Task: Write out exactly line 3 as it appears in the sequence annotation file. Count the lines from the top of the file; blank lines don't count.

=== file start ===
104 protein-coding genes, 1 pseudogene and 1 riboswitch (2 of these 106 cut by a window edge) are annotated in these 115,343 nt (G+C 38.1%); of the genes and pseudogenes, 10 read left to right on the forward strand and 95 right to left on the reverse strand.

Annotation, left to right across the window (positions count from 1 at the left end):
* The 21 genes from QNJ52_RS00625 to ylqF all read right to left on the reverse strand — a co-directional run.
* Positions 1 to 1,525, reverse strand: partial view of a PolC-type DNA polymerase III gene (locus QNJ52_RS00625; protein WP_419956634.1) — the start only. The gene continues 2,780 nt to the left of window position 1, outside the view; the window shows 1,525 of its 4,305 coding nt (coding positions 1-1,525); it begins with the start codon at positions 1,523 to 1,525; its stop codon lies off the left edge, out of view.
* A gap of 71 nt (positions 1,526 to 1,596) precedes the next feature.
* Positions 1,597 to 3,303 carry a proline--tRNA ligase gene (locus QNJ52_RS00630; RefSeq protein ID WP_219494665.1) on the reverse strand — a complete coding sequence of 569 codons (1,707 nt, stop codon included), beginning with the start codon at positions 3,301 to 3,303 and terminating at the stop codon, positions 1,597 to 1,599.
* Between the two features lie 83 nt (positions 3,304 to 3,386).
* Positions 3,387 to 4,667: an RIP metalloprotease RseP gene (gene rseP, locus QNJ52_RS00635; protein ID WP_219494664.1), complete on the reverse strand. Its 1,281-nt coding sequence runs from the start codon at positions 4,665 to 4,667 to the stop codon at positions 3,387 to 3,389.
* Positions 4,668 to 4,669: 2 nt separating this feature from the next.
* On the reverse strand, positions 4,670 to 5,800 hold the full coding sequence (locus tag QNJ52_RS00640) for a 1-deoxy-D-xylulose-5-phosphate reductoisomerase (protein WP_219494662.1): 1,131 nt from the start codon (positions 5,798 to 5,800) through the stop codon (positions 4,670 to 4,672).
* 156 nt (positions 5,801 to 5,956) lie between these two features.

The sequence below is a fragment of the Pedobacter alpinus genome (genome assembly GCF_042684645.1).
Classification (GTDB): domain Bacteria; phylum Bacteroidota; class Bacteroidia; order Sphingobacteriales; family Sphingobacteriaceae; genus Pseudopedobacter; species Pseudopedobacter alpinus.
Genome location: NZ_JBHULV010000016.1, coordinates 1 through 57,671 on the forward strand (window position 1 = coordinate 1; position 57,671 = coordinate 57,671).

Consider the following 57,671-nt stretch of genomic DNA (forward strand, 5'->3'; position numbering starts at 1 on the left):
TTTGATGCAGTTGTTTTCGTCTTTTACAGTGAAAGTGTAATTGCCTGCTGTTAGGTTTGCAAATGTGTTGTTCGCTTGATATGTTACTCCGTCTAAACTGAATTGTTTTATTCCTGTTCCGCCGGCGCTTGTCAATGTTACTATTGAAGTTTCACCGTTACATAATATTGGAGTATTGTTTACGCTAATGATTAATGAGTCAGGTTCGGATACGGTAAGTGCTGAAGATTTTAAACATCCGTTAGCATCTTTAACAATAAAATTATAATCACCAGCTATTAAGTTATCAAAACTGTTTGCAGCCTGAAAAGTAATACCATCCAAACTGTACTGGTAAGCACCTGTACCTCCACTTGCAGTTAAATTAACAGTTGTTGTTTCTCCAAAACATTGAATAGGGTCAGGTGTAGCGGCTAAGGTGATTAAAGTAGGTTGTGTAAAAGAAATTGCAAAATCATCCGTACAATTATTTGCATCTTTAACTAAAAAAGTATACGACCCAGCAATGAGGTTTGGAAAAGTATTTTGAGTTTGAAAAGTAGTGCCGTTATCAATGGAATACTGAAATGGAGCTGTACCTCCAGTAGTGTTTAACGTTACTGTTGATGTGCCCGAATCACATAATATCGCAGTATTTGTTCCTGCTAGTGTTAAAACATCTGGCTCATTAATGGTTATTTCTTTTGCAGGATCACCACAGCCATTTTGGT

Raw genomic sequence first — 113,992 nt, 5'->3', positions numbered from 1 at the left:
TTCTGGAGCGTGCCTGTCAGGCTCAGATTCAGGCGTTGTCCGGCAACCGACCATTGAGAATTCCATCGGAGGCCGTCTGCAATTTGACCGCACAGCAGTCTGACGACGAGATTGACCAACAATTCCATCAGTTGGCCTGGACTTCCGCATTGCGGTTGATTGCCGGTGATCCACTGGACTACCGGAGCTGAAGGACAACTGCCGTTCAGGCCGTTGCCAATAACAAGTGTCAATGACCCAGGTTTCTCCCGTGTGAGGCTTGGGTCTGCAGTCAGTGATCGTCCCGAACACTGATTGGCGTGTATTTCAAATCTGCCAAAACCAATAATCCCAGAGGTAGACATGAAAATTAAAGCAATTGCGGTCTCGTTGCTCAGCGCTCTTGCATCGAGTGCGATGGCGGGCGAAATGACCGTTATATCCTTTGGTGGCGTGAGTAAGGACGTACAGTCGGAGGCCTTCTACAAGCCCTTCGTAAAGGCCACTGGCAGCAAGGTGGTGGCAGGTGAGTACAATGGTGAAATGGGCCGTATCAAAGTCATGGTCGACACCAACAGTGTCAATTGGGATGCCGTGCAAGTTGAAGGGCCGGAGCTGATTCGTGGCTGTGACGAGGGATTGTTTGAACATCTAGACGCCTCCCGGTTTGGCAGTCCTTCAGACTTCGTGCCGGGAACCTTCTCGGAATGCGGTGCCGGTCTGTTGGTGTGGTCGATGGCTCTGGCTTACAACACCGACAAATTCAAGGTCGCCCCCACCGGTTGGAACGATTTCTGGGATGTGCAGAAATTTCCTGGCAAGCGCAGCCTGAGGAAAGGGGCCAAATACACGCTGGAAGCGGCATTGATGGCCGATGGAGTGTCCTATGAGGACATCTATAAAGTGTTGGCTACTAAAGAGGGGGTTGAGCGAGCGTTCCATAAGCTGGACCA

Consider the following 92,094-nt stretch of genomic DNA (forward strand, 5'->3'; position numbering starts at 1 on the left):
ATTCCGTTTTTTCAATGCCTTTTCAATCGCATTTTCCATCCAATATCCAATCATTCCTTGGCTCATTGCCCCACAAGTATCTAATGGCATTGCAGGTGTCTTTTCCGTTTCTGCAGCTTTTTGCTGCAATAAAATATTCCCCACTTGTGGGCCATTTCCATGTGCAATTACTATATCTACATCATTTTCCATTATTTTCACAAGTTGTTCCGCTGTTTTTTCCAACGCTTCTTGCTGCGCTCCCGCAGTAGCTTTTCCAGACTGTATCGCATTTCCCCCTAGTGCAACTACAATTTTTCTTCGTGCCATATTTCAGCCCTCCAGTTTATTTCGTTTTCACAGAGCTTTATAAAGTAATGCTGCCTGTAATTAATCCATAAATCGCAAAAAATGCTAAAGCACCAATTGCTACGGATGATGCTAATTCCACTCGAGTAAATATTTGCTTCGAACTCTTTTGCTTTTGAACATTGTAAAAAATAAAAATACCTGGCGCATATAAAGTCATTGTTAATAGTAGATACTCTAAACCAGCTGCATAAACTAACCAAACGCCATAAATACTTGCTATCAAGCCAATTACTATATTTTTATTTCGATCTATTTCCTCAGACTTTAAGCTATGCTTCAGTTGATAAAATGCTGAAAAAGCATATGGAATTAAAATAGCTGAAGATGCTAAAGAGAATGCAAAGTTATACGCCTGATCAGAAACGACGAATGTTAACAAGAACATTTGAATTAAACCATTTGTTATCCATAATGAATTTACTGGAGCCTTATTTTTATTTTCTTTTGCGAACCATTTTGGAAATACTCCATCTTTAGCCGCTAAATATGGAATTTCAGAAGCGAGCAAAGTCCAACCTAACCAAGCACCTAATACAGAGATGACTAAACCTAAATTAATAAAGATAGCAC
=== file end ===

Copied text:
* The 21 genes from QNJ52_RS00625 to ylqF all read right to left on the reverse strand — a co-directional run.